I’ve been hesitant to comment on the Occupy Wall Street movement, mainly because I haven’t quite figured out how I feel about it. It’s provocative. It’s inspiring. It’s annoying. It’s many things wrapped up in one and nothing in particular.
On the one hand, I feel I understand and can relate to the underlying message of the movement. Wall Street got greedy, banks got bailouts and Main Street got the shaft.
The great majority suffered the consequences of the privileged minority. The middle class is left struggling in uncertain times with sky-high unemployment, paying more in taxes than their wealthy counterparts and shrinking into oblivion.
The protesters have every right to be mad. They have every right to take to the streets and demand the media and politicians hear their voices and pay attention to their cause. On all of this, I agree.
But every movement needs to bring more to the table than just a message of discontent. It needs a solution as well.
This is where some in the media and some in politics have intervened, putting their own spin on the movement’s demands and needs, while many protesting on the streets have declined to be singularly joined to a specific resolution.
The Occupy Phoenix movement brought together a diverse group of protesters, some angry with Wall Street, some angry at anti-immigration policies, some angry at the privatization of prisons, some angry at the Tea Party, and some angry with the entire movement. It was a healthy show of democracy and the First Amendment in action, but I fear this is where it will end… on the streets.
While change cannot happen without the type of motivational, grassroots effort OWS enjoins, it also cannot happen through protests alone. If the silent majority, otherwise known as the 99%, want to wrestle control from the lobbyists and the 1% of America that occupies the vast majority of political and monetary power in this country, it must move from the streets to the ballot box.
In order to accomplish this, OWS should reach out to conservatives, many of whom agree with the overarching concerns and message of the movement. However, if OWS wishes to expand its message and its base and institute change, it needs to recognize where its message conflicts with its methods.
On a recent The Daily Show with Jon Stewart, the OWS movement was comically portrayed through the eyes of Manhattan business owners who have complained about the protesters using and destroying restroom facilities without patronizing the store and in some cases, driving other patrons away. The humor was at the expense of the protesters and highlighted the disregard some have shown to those trying to make a living in the wake of an uprising. This type of behavior has turned away some who would otherwise support the movement.
Another distressing component is the arrests of those assembled in parks. Demonstrators speak of peaceful protesters carried away without cause while failing to address the reasoning behind the arrests.
Here in Phoenix, city parks close at designated times. Some, including Margaret T. Hance Park, the site of a recent gathering, are located in the middle of neighborhoods with properties backing to the park. All night demonstrations are not just against park rules but also infuriating for residents who have the right to request peace and quiet.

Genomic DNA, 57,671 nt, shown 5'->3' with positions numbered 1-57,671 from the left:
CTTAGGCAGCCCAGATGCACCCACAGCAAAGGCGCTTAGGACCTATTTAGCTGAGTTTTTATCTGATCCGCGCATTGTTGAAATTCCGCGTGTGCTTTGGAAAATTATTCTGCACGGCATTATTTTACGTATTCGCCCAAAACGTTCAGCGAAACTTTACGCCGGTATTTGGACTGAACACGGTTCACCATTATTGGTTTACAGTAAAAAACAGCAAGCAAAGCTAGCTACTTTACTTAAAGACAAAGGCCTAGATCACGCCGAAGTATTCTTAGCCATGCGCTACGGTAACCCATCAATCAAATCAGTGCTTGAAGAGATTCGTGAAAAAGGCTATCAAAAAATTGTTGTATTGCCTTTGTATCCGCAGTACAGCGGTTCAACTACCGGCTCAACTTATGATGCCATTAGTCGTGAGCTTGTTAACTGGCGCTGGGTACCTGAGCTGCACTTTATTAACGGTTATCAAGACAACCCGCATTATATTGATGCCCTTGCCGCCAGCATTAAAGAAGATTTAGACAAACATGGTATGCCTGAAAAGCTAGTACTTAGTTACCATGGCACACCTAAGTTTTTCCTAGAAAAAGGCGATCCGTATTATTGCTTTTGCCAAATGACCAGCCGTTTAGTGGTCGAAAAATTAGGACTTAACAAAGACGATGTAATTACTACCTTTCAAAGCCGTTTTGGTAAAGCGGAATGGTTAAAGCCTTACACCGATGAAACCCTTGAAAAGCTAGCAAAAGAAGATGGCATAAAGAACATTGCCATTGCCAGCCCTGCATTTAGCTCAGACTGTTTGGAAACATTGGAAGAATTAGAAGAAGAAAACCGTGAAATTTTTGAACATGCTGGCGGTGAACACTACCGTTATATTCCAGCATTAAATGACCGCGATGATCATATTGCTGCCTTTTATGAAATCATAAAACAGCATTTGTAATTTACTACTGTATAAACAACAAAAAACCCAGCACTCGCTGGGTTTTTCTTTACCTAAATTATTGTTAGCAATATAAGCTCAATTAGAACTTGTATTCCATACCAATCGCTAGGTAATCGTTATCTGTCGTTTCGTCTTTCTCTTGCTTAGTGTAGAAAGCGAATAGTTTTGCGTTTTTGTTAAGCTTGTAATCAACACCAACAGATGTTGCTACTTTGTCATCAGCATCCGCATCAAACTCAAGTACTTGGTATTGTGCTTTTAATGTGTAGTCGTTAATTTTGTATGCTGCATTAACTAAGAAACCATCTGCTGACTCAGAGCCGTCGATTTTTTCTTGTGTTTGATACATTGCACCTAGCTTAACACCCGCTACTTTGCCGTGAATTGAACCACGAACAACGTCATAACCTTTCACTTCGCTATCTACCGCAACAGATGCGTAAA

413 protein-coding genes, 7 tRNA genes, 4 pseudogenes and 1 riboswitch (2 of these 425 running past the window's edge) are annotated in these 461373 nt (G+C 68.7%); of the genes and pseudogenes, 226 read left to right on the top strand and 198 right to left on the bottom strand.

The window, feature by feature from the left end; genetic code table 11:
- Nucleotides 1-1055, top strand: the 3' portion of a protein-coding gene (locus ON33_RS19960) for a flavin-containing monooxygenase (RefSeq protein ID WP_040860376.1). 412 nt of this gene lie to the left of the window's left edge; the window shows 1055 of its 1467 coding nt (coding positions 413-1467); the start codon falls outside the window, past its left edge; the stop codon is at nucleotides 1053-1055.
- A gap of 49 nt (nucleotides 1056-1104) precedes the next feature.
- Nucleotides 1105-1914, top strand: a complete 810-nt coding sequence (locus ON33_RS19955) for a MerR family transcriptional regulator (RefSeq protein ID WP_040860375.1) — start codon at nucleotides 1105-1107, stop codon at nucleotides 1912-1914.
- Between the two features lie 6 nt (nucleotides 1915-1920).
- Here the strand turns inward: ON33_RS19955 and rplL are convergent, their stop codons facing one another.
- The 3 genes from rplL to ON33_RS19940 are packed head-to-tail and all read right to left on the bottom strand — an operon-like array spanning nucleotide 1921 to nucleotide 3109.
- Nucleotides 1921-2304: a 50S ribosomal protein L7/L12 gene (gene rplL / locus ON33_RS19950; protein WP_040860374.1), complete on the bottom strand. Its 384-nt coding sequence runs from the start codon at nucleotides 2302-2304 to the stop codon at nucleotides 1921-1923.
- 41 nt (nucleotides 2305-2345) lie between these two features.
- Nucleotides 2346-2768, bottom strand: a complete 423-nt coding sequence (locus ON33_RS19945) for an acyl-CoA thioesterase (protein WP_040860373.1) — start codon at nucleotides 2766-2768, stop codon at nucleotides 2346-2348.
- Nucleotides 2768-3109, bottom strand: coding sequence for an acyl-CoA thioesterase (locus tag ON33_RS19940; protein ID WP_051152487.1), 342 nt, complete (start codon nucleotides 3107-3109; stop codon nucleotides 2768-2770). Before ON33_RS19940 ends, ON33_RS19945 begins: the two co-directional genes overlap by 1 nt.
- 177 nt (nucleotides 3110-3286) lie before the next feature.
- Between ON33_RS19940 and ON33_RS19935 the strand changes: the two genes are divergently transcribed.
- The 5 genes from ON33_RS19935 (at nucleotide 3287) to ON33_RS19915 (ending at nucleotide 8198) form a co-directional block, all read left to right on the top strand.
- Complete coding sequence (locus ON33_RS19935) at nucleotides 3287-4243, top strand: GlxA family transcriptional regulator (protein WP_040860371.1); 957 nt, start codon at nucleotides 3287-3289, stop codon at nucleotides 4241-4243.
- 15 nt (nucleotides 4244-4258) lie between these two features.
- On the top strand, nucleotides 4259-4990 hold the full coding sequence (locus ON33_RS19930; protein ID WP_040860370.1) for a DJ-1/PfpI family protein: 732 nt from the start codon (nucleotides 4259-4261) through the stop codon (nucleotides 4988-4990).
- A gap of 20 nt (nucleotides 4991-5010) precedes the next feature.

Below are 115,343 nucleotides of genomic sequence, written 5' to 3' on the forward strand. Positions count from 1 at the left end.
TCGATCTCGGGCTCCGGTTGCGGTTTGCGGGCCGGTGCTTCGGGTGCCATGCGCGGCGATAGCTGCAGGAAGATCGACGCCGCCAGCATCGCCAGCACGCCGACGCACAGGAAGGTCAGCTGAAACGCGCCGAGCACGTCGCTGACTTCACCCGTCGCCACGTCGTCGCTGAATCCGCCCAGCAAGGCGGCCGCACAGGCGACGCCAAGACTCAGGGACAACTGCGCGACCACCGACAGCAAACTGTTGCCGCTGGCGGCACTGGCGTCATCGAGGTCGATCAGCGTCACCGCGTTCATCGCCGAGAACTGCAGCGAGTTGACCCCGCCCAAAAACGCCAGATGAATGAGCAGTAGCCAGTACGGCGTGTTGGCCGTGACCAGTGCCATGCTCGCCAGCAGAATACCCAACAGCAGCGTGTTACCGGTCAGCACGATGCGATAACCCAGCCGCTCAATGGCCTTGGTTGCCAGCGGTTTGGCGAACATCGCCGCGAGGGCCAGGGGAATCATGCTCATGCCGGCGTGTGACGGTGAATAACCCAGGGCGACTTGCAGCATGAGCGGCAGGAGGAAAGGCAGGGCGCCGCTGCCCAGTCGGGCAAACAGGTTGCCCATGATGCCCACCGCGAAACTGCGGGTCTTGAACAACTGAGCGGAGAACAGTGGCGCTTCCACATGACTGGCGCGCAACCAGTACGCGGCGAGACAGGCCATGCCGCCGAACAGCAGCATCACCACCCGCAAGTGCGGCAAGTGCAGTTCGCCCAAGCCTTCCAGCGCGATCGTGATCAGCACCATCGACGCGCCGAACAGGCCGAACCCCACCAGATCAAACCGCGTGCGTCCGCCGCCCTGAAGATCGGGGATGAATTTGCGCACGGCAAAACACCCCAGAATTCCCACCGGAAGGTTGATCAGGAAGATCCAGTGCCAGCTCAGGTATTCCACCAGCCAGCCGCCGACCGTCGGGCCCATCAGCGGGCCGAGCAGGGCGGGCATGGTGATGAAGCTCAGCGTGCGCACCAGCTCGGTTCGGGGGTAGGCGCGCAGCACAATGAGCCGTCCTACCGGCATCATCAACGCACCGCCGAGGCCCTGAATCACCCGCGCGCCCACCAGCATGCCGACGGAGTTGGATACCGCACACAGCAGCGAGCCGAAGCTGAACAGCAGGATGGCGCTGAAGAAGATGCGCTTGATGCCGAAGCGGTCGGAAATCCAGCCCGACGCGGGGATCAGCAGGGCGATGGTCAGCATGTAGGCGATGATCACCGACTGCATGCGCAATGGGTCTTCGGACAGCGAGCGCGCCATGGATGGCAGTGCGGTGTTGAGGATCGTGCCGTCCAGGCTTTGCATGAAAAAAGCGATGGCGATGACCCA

Purposefully getting arrested doesn’t always send a positive message and can make officers look bad. In this case, I don’t think protesters wish to come down on law enforcement, or at least I would hope that’s not the case. Public safety workers have been demonized by the Tea Party as leeches with cushy pensions and overly generous benefits all while many have undergone pay, benefit and staff cuts.
Many first responders have the same frustrations as the protesters, but they don’t condone knowingly breaking the law in order to prove a point. And let’s be honest, the arrests aren’t really adding to the credibility of the protesters but rather distracting from the message.
The breakdown of our political system, the undue influences of lobbyists and corporate donors should concern all citizens. But America is still a democracy, and if we truly wish to reform the system, we must start by getting involved in the process.
While marching through the streets and occupying the nation’s parks is an effective way to garner publicity, organizers and protesters should consider how to transform the message into action. A good first step would include setting up voter registration booths to promote ongoing political participation. Another would be to use the sit-ins as a way to educate current and future voters on the issues of the day and the names and voting records of city, state and national politicians. Demonstrators should be encouraged to stay involved by actively engaging in campaigns, attending board meetings, reading newspapers and responding to media stories.
The OWS movement has the nation’s attention, but if it wishes to affect change, it must do more than call attention to the problem. It must act. It must move beyond the parks and to the school boards, the state legislatures and Congress. The majority has been silent for too long. Now that they’ve found their voice, let’s hope they follow it with action.